Here is Bamyan, Hazaristan. The Hazara still face systematic crimes such as discrimination by the Pashtunist government and genocide by terrorist groups including Pashtun Taliban, Kuchi and Daesh. In March 2001, Pashtun Taliban destroyed the ancient Buddha sculptures of Bamyan which were principal symbols of Hazara history and culture, and one of the most popular masterpieces of the oral and intangible heritage of humanity. However, the Hazara try their best to preserve their colorful (...)
Protesting Against Apartheid in Hazara Education
And a letter from Poets and Writers Worldwide to Nelson Mandela honoring his struggle for human rights and freedom
Thursday 10 October 2013, by
This presentation is about a Hazara students’ hunger strike, protesting discrimination at Kabul University, and the situation which occurs in all provinces where Hazara children suffer from a lack of education. They love to learn and they are so ambitious, but they lack even basic facilities, such as: teachers, classrooms, chairs, chalk boards, books, pens, and so on.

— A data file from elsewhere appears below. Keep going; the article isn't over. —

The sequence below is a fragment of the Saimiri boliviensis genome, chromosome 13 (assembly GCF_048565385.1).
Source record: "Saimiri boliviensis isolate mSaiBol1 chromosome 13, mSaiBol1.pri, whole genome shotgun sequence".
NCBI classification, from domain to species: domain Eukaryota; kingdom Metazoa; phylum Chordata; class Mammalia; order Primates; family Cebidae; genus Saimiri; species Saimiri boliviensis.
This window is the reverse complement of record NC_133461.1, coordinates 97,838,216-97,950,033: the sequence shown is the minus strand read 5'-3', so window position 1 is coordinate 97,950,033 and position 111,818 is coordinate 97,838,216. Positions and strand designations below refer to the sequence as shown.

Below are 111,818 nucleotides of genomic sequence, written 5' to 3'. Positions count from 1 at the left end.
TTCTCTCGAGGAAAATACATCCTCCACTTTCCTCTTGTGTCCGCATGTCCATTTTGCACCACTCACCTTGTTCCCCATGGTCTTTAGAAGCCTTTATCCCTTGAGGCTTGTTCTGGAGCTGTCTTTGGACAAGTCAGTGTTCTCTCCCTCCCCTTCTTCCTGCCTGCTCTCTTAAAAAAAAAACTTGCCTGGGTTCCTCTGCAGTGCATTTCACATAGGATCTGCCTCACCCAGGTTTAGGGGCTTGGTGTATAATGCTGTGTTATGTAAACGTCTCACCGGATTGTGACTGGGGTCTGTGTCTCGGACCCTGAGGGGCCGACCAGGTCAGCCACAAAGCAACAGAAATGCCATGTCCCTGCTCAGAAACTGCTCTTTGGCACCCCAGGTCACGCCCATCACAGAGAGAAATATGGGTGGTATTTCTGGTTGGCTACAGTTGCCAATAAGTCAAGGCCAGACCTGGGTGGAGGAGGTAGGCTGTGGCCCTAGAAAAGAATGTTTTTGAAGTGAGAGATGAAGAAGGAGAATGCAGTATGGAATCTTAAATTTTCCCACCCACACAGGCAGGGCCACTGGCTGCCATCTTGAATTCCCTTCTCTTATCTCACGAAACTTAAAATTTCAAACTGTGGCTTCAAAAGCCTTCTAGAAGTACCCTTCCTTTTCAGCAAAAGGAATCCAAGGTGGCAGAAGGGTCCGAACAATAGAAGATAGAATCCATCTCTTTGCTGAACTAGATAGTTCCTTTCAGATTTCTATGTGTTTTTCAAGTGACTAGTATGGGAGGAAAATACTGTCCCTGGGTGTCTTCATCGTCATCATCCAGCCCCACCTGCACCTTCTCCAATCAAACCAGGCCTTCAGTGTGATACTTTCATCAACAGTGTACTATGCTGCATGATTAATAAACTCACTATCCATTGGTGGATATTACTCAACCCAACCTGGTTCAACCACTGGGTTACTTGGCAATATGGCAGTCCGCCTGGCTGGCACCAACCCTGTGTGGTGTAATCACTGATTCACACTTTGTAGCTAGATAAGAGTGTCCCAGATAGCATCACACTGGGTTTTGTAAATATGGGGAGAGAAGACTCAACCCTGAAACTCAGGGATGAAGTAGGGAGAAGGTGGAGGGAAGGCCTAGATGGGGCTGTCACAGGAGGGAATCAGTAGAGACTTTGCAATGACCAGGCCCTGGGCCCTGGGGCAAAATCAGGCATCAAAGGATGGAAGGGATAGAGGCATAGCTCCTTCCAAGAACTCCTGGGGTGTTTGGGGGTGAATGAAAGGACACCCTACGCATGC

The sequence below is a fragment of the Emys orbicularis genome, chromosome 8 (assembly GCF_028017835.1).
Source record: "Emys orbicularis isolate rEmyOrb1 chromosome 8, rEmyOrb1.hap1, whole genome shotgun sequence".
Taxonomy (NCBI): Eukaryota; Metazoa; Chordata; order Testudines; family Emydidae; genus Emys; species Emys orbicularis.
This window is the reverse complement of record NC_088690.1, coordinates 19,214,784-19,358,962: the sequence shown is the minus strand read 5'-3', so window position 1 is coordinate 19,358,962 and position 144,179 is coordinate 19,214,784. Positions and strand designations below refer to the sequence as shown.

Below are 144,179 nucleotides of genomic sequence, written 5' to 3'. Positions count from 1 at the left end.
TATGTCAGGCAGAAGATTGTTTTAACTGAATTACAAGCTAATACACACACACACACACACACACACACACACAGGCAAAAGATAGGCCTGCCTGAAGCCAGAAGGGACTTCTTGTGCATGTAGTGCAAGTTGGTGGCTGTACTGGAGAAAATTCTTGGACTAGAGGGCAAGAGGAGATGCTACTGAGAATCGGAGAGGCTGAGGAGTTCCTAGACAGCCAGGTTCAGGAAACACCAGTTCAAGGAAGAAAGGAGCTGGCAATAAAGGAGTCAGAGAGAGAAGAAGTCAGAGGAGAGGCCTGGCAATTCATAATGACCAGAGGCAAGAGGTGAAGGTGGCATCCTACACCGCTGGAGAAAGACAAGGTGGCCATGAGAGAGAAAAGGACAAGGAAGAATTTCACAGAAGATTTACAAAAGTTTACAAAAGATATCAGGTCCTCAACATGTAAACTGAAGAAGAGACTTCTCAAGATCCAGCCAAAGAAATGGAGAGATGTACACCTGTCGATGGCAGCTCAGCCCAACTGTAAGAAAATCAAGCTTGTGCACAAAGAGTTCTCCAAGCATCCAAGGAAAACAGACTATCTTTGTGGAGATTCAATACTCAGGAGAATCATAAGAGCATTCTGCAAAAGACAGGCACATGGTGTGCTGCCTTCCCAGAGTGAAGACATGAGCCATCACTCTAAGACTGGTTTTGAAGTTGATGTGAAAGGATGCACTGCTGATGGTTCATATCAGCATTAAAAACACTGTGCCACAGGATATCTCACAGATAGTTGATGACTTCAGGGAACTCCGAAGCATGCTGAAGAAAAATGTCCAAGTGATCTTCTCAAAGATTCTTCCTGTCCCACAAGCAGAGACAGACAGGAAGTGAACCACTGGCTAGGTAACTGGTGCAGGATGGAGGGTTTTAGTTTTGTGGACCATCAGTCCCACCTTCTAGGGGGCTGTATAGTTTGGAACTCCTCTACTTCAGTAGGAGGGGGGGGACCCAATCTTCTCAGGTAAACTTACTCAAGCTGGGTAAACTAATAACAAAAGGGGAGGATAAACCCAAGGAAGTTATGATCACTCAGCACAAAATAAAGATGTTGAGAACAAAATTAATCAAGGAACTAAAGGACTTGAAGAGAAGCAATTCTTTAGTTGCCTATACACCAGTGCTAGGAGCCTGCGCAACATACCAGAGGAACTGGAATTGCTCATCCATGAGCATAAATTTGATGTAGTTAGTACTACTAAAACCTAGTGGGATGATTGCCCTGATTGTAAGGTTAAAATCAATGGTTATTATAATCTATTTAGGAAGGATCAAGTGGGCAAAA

School for them is a tent pitched on the bare ground, and then only if they’re fortunate enough to have a teacher. And then they must walk two to three hours every day to reach that tent school.
Security is another huge issue, especially for girls. They face daily problems like: public harassment and insults, physical violence, attacks, and poisonings. These acts are attempts to stop them from receiving an education, but the students are strong and retain their thirst for knowledge.
Even in higher education and advanced academic fields, discrimination is a persistant problem, and maybe the greatest, that Hazara people suffer.